by Larry Stirling [writer] 12/14/06
Was it H.L. Mencken who said: "No one ever went broke underestimating the taste of the American people"?
In the disgusting "R"-rated movie "Borat," iconoclastic Englishman Sacha Baron Cohen again proves Mencken irretrievably correct. Based on ticket sales and press lionizing, a huge number of people agree with a good friend of mine who claims this is the very ultimate in satire and I shouldn't be offended.
Stirling is a former California State Senator and Retired
Superior Court Judge [go to Stirling index]
Sorry pal, but the emperor has no clothes. The film is disgusting. Its grotesque anti-Semitism alone should exclude it from any approval.
Mr. Cohen creates the role of a supposed Kazakhistani reporter hired to complete a documentary on the United States to educate the people of his fictionalized home country. Self-hating Americans, continuously told how bad their nation is by the left, The New York Times and the college professoriate have made Mr. Cohen a very rich man.
Cohen is making millions by doing little more than the equivalent of loudly and intentionally passing gas during a symphony presentation and then sniggering aloud to make sure he gets credit for ruining something he could not possibly emulate.
"Borat" is purely and simply cinematic graffiti.
Mr. Cohen coarsened the world several notches for the sole benefit of his pocketbook. More disgustingly, he subjects entire groups of people to gratuitous ridicule and scorn they do not deserve. The largest case in point are the people of Kazakhstan themselves, who have their own proud history and, of course, their own feelings. He characterizes them as socially antediluvian. In addition, he calls directly for more violence against the world's Jews by urging people to kill a Jewish couple's "egg."
Mr. Cohen is not only an iconoclast, but also the lowest form of entertainer who substitutes shock value (schlock value) for talent. In order to get people to fall for being filmed, however, Mr. Cohen resorted to wholesale lying.
The first victim of Mr. Cohen's mendacity was a remote and impoverished Romanian village named Glod. According to an AP investigation, Mr. Cohen told village elders that film crew was doing a documentary on poverty, and by participating the village would receive publicity that would bring it help.
Instead, according to a lawsuit, the village of Glod filed against Mr. Cohen in a New York federal court, stating the film portrayed the good people of Glod as "rapists, abortionists, prostitutes, thieves, racists and bigots."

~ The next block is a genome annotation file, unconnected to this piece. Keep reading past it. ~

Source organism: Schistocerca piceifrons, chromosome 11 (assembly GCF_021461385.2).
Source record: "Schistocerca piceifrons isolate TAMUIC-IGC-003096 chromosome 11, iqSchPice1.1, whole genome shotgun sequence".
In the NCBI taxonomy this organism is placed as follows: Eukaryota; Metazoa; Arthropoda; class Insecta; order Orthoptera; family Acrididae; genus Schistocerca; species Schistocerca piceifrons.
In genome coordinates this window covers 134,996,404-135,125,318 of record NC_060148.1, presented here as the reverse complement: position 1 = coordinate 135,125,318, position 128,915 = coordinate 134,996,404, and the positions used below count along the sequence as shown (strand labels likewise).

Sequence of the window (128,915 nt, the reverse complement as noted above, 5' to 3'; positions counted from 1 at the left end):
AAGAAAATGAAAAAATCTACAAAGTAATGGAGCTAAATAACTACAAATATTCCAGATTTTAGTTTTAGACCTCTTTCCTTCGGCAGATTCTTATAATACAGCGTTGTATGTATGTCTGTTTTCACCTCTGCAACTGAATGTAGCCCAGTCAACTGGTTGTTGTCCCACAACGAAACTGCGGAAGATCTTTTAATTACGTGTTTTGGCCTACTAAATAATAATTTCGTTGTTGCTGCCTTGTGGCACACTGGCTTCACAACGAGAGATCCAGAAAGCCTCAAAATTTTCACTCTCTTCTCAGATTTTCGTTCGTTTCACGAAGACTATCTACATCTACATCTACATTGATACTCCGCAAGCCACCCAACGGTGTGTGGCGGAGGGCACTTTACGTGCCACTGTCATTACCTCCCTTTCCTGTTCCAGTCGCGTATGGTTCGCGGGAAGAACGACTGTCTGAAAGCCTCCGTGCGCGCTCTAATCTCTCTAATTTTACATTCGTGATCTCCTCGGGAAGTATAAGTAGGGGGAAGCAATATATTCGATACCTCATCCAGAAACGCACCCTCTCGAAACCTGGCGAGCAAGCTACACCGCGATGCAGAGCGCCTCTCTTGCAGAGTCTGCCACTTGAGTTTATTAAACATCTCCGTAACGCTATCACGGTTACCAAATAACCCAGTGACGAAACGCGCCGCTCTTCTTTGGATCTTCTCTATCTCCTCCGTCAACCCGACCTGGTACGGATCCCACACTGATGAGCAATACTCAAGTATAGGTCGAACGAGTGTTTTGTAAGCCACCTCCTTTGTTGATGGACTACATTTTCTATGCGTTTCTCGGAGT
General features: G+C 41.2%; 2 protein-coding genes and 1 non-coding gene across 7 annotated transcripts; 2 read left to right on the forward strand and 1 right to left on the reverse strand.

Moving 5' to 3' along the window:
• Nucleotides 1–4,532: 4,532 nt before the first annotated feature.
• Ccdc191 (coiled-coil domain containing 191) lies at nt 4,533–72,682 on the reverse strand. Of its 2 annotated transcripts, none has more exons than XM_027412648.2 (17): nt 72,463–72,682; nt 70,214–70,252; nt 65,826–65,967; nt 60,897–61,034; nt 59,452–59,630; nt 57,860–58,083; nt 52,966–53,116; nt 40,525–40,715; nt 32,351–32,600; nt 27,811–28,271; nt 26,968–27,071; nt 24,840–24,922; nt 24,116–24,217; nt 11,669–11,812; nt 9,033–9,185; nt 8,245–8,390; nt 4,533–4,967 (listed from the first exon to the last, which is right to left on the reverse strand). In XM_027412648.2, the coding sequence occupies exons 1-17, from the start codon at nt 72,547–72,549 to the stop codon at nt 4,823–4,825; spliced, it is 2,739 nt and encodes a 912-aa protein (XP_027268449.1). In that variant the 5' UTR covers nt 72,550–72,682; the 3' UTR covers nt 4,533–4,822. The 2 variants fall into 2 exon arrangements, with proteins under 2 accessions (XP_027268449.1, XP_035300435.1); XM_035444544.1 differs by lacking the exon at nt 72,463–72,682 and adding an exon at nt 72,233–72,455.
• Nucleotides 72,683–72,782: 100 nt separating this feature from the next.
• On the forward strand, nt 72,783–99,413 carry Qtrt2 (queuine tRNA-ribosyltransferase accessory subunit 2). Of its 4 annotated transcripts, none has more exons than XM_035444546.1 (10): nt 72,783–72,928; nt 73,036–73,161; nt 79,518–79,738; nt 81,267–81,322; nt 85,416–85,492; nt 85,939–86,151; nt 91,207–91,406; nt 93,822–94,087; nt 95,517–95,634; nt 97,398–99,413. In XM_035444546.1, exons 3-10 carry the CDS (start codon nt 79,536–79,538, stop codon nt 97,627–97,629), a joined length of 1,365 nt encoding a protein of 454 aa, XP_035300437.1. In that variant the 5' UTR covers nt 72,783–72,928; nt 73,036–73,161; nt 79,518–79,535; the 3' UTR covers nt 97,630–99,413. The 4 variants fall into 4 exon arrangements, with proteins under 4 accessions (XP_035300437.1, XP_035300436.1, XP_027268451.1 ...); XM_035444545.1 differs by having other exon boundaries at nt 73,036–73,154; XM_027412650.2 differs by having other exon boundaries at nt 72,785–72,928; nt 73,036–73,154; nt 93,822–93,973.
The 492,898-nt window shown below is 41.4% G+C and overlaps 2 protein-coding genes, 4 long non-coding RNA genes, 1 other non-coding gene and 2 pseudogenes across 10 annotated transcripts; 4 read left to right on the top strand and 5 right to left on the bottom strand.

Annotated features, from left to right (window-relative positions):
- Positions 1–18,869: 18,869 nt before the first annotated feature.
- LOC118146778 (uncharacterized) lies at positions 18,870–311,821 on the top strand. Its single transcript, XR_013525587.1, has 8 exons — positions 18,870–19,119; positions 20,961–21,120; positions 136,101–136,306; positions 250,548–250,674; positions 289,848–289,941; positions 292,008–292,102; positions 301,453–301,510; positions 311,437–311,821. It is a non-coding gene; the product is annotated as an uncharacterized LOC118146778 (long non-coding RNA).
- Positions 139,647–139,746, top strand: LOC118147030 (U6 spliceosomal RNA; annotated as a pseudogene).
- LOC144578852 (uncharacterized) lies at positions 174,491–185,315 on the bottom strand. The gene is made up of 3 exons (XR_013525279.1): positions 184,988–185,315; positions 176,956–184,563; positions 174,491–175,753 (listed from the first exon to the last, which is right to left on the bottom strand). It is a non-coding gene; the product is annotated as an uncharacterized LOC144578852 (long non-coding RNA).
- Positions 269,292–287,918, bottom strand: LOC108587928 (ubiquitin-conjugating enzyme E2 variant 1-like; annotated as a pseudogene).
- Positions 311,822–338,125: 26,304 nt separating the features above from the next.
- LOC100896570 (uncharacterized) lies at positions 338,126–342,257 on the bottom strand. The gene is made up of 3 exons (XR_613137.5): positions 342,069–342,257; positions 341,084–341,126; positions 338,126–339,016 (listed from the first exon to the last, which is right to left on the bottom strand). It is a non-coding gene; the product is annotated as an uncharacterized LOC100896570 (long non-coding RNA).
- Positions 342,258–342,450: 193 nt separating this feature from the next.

It certainly did.
By far, the most disgusting passage in the film was a supposed "Running of the Jews" -- a take-off on "The Running of the Bulls" in Pamplona, Spain. Only here, Mr. Cohen (who claims to be Jewish himself, making this all OK), depicts the people of Glod parading two very large paper-mâché heads bearing odious characterizations of Jews. The huge manikins are completely reminiscent of the work of Adolf Hitler's minister of lies and deceit Dr. Joseph Goebbels.
It doesn't stop there. Mr. Cohen's production has the "mother Jew" lay an egg. The film's narrator then demands the audience go out and smash the egg "before another Jew is hatched."
"Throw the Jew down the well so my country can be free," he says. "You must grab him by the horns. Then we can have a big party."
What is funny about that?
In a world where Jews are being continually maligned by world powers such as Iran with chants of "death to the Jews" along with "death to America," I would not be surprised if Mr. Cohen got some of his financing from the Middle East.
Other subjects of his film have also sued him. In one shtick, an earnest group of ladies are innocently attempting to teach him the dos and don'ts of mealtime etiquette in America at his request. After going to the bathroom, Mr. Cohen returns to victimize them with a bag full of "you can guess what," supposedly wondering what he is supposed to do with the contents.
Needless to say, the civilized ladies are appalled. Great fun? Only for Mr. Cohen and the boorish audience that wouldn't know a salad fork from a pitchfork.
Even Daniel Radosh, the publisher of New Yorker Magazine who doesn't mind poking a stick into anyone's eye (as long as he or she is Republican), took offense at Mr. Cohen's vulgarity.
"It turns out that almost nothing about Borat's Kazakhstan withstands scrutiny," loftily intones the penultimate liberal Radosh.
A scuzzy Cohen recently made the mistake of trying to victimize an actual New Yorker who happened to be waiting on a street minding his own business by saying in Borat character: "I love you clothings. Are nice! Please may I buying? I want to have sex with it."
Cohen's intended victim of humiliation punched him in the face.
I think he asked for it. CRO
2006 Larry Stirling